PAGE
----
Jan. 13, 2021
Move to online learning highlights need for positive learning spaces
As the one-year anniversary of the first COVID-19 lockdown approaches, the benefits and challenges of remote course delivery are becoming clear. For students, the shift to remote delivery meant that most learning and interaction with instructors and classmates would be experienced in front of a computer screen. For instructors and administrators, the transition meant finding ways to convey expectations for learning, classroom discussions and appropriate behaviour in online spaces.
In consultation with faculties and units across campus, the Student Conduct Office (SCO) has developed a resource guide to help instructors and students ensure virtual classrooms are safe and respectful spaces for everyone. Unlike social media or online gaming platforms that students use, there is an expectation that behaviour in an online university setting be professional and follow certain guidelines.
“While the vast majority of our students were able to acclimatize to the expectations of learning online, the rapid transition to remote learning demonstrated the need for clear guidelines for online behaviour,” says Jennifer Quin, senior director of Student Services.
Faculty, staff and students are encouraged to visit the Student Conduct website for information about one-on-one conflict coaching and an up-to-date list of conduct-related workshops including Bystander Intervention Training, Addressing Harassment Online, and Conflict Management 101. There is also a list of specific behaviours that may violate the university’s non-academic misconduct policy — and the actions that staff and students can take if they experience or witness these behaviours.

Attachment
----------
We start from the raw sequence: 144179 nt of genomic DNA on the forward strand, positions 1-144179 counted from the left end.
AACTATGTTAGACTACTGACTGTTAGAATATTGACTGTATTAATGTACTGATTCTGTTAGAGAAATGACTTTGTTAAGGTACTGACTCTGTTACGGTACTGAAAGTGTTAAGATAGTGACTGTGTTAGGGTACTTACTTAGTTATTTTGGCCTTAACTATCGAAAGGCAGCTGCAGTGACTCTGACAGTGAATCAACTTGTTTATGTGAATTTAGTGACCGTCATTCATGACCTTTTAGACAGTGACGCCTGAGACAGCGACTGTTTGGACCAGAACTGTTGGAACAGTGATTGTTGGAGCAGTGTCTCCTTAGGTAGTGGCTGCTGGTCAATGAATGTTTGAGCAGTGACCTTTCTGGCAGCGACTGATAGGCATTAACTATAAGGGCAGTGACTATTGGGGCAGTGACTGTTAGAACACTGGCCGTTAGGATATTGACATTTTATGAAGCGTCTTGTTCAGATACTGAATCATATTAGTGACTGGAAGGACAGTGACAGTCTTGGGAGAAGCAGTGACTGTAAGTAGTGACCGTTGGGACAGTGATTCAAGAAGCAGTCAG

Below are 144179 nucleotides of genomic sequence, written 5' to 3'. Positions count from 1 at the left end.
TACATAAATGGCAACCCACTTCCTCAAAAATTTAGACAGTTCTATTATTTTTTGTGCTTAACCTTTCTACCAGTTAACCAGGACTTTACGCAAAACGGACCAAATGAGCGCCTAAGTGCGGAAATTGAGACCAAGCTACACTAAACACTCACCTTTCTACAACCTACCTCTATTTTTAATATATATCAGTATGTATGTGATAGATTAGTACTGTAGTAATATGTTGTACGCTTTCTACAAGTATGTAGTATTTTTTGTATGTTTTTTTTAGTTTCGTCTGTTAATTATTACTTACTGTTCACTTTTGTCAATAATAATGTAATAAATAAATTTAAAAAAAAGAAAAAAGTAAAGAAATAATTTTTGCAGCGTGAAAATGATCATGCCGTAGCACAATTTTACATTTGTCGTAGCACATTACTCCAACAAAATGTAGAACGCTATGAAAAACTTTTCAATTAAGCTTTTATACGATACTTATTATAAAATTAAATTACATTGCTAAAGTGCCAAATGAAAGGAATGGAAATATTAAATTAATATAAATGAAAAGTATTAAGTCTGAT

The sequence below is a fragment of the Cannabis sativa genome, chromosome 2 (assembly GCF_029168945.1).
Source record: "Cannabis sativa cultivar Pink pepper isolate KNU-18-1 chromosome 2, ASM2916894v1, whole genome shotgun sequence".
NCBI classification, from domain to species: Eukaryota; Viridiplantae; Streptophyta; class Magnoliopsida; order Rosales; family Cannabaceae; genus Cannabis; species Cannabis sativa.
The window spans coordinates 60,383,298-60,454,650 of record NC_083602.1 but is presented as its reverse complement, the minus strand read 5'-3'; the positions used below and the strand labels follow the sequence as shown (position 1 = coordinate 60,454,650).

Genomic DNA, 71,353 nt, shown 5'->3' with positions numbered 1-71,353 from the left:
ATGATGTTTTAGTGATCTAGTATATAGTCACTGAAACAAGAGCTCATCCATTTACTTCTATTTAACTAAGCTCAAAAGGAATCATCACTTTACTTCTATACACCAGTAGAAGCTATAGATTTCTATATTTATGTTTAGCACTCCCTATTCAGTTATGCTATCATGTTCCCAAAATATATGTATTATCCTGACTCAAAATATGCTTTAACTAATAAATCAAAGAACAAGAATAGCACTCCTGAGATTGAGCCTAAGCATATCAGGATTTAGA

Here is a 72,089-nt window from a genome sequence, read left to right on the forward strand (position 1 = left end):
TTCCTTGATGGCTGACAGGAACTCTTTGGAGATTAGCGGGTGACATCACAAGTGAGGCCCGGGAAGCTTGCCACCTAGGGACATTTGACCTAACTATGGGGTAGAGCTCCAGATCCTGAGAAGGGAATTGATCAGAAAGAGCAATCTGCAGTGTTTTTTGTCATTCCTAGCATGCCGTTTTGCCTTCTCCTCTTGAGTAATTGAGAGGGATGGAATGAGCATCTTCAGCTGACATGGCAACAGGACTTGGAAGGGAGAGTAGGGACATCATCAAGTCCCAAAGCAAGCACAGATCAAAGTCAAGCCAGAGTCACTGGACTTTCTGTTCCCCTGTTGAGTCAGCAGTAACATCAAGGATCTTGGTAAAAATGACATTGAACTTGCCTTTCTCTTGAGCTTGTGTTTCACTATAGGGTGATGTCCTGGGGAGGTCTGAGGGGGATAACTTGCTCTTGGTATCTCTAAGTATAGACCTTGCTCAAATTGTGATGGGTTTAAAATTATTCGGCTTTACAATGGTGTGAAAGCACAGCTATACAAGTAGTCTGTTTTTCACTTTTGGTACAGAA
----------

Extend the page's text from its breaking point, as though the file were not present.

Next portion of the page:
If an incident takes place online that may violate university policy, the Student Conduct Office offers instructors and students a variety of options, from submitting a formal report to seeking advice from Student Conduct Office staff to requesting that SCO staff engage students in a more informal conversation about expectations. The SCO has also developed a simple one-page summary to help the community understand reporting options and the role of the office in supporting a safe and caring campus community.
“Expanding student and staff awareness of university policy and expectations is an important way to inform students of both their rights and their responsibilities,” says Andrew Barry, student conduct specialist. “Whether it’s through educational workshops, online resources or classroom discussions, it’s important that students learn the expectations for conduct online.”
Students, faculty, and staff are encouraged to familiarize themselves with the information available on the Student Conduct in the Virtual Classroom webpage and to report incidents of inappropriate behavior to the Student Conduct Office.
Additionally, the Student Conduct Office is offering a new version of Bystander Intervention Training on Wednesday, Feb. 3 at 3 p.m., and UCalgary community members are encouraged to sign up. The workshop identifies potential virtual harms and equips participants to become active bystanders online. This is part of Equity, Diversity and Inclusion Week.